Like every other website on the planet, SmallNetBuilder uses cookies. Our cookies track login status, but we only allow admins to log in anyway, so those don't apply to you. Any other cookies you pick up during your visit come from advertisers, which we don't control.
If you continue to use the site, you agree to tolerate our use of cookies. Thank you!

Wi-Fi Router Charts

Click for Wi-Fi Router Charts

Mesh System Charts

Click for Wi-Fi Mesh System Charts

Budget-friendly 3 bay 10GbE NAS
At a glance
ProductQNAP Budget-friendly 3 bay 10GbE NAS (TS-332X-4G)   [Website]
SummaryThree bay RAID 5 class NAS powered by quad-core Annapurna Labs processor.
Pros• Tool-free drive installation
• Quiet
• Built-in 10GbE SFP+ port
• Three M.2 SATA SSD slots for SSD Caching
• Memory expandable to 16 GB
Cons• Can't configure above RAID 5
• Slow 10GbE performance

Typical Price: $0  Buy From Amazon


Last month, I reviewed the ASUSTOR AS4004T, a very capable 10GbE-enabled 4-bay NAS priced at $360. This review will focus on QNAP's new TS-332X. I'll be comparing it to the AS4004T.

The TS-332X has a bit of an odd configuration. Typically, most NAS vendors sell either two-bay or four-bay NASes into the Home/Soho market. While QNAP has plenty of two and four-bay models, they've also rolled out a trio of three-bay NASes.

The chart below from QNAP's website shows the top-of-line TS-332X (left), mid-level TS-351 (center) and entry-level TS-328 (right). Our review sample was the TS-332X-4G ($419) with 4 GB of RAM. QNAP also sells a 2GB version - the TS-332X-2G for $379.

QNAP 3-Bay NAS Comparison

QNAP 3-Bay NAS Comparison

Three-bay NASes have a few disadvantages, compared to four bays:

  • Less total capacity
  • Better storage efficiency - for RAID 5, four drive volumes 75% of the raw disk capacity as usable storage. For three drives, storage efficiency drops to 67%
  • Can't support RAID 5 plus spare, RAID 6 or 10 volumes

The only advantage with three bays should be lower cost. But since QNAP doesn't make two models on the 332X's platform that differ only in the number of bays, that's only conjecture.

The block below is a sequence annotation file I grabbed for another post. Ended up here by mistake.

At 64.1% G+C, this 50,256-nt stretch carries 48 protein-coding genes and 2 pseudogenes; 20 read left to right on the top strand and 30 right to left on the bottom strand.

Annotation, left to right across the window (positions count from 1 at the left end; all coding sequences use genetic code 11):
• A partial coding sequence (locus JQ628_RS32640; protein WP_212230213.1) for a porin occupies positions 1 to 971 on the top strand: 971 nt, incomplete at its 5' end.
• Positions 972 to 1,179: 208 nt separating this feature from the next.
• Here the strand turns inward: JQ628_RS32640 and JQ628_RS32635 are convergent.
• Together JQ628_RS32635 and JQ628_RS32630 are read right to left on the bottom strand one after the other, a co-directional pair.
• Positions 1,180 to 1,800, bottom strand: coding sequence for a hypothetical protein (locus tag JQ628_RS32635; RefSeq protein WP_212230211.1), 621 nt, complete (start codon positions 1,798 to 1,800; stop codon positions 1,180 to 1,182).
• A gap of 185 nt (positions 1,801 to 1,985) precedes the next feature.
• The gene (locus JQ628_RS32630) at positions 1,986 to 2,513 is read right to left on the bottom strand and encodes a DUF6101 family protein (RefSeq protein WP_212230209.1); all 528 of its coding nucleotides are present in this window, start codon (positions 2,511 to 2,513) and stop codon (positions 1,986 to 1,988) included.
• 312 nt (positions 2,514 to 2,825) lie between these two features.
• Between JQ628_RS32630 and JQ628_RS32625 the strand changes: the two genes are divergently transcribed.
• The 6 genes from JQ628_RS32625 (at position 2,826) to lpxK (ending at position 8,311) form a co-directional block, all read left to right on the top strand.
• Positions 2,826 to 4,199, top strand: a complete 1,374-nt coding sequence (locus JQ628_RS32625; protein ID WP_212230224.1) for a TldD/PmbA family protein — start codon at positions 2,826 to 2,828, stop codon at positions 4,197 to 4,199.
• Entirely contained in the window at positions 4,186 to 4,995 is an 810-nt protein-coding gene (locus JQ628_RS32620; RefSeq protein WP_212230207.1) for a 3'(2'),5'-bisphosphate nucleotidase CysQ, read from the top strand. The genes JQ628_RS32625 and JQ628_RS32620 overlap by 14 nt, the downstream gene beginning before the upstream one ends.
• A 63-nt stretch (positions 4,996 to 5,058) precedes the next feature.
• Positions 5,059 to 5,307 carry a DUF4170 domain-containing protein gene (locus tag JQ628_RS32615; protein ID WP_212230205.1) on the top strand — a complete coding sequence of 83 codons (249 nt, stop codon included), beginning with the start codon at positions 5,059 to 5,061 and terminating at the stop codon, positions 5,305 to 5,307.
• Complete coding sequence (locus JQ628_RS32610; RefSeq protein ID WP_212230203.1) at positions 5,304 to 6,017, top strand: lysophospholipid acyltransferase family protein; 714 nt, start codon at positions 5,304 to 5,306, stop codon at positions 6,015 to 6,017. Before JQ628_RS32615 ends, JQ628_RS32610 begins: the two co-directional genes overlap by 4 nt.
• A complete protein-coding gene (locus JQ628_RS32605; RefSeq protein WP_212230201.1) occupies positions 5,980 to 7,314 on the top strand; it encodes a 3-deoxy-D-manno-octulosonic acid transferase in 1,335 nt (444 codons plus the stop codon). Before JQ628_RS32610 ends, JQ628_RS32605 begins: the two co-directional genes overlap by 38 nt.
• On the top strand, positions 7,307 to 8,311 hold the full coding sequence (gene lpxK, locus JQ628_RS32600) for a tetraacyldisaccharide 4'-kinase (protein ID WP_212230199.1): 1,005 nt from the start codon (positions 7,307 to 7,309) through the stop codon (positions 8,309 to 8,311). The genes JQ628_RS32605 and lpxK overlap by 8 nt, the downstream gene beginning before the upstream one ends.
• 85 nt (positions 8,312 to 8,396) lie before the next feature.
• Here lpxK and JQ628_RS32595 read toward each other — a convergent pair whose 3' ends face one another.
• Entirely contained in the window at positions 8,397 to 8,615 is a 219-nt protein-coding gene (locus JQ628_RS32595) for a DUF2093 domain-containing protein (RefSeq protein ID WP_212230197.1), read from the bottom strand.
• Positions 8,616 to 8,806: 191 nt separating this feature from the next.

For this review, I'll be looking performance with both 1 Gigabit and 10 Gigabit connections, comparing the QNAP TS-332X-4G with the ASUSTOR AS4004T. I chose the ASUSTOR NAS because it was similarly priced, though cheaper, than the TS-332X-4G.

The chart below, generated from our NAS Finder, shows a top-level comparison between the two NASes. Several differences immediately pop out. First, the TS-332X-4G has 4 GB of memory, upgradeable to 16 GB, while the AS4004T has only 2 GB and can't be upgraded.

The TS-332X also features three M.2 SATA SSD slots for SSD Caching. The ASUSTOR has no provision for SSD caching. In addition, the TS-332X has three USB 3.0 ports as compared to the two USB 3.0 ports found on the AS4004T. You can look at a complete features comparison here.

QNAP TS-332X-4G feature comparison

QNAP TS-332X-4G feature comparison

In the Ethernet department, both NASes support two aggregateable 10/100/1000 Gigabit Ethernet ports and a single 10GbE port. But ASUSTOR has opted to make its 10GbE port 10GBASE-T (aka "copper" 10GbE), which connects via a standard 8 pin RJ45 jack. QNAP instead made its 10GbE port SFP+, which requires a special cable and is better suited to point-to-point and switch uplink connections.

The callouts below show the front and rear panel of the TS-332X. There is a front panel USB 3.0 port with a USB copy button.

QNAP TS-332X Front and Rear Callouts

QNAP TS-332X Front and Rear Callouts

The rear panel has two Gigabit Ethernet ports, one 10 GbE, and two additional USB 3.0 port. Interestingly, there's also an audio 3.5mm line-out jack.

There's a hardware setup guide available for the TS-332X. It details how to install disk drives (no tools required for the disk trays), how to install the SSD modules, and how to change memory. The image below shows the location of the SSD modules and SODIMM memory with the chassis removed.

QNAP TS-332X Right Panel Callouts

QNAP TS-332X Right Panel Callouts

The 332X is easy to open (three thumbscrews on the rear panel) and you can get to all the memory slots easily. Of note is that QNAP specs the drives as hot-swappable. While it would be awkward to remove the cover with the drives spun up, it can be done.


The photo below shows the main board with the Annapurna Labs processor covered by a large heat sink. The SODIMM module is located in the lower right corner of the PCB. The flex circuits at photo left line up with the M.2 SSD connectors.

QNAP TS-332X main PCB

QNAP TS-332X main PCB

The table below summarizes the key components for the TS-332X-4G and the AS4004T. Note the 10GbE SFP+ interface is built into the Annapurna Labs device.

CPU Annapurna Labs AL-324 quad core, 64 bit ARM Cortex A57 @ 1.7 GHz Marvell ARMADA-7020 Dual-Core @ 1.6GHz
RAM 4 GB SODIMM (upgradeable to 16 GB max) 2 GB DDR4 (not upgradeable)
Flash 512 MB 512 MB ADATA IUM01-512MFHL
Ethernet Atheros AR-8035A Gigabit Ethernet PHY (x2) Marvell 88E1512 (guess) Gigabit Ethernet PHY (X2)
Table 1: Key component summary

Power consumption with three SmallNetBuilder-provided WD Red 1TB (WD10EFRX) drives was 24W (active) and 15W (power save). Fan and drive noise was rated as very low. RAID 5 rebuild for a 3 X 1TB volume was ~ 2hour and 45 minutes.

Support Us!

If you like what we do and want to thank us, just buy something on Amazon. We'll get a small commission on anything you buy. Thanks!

Don't Miss These

  • 1
  • 2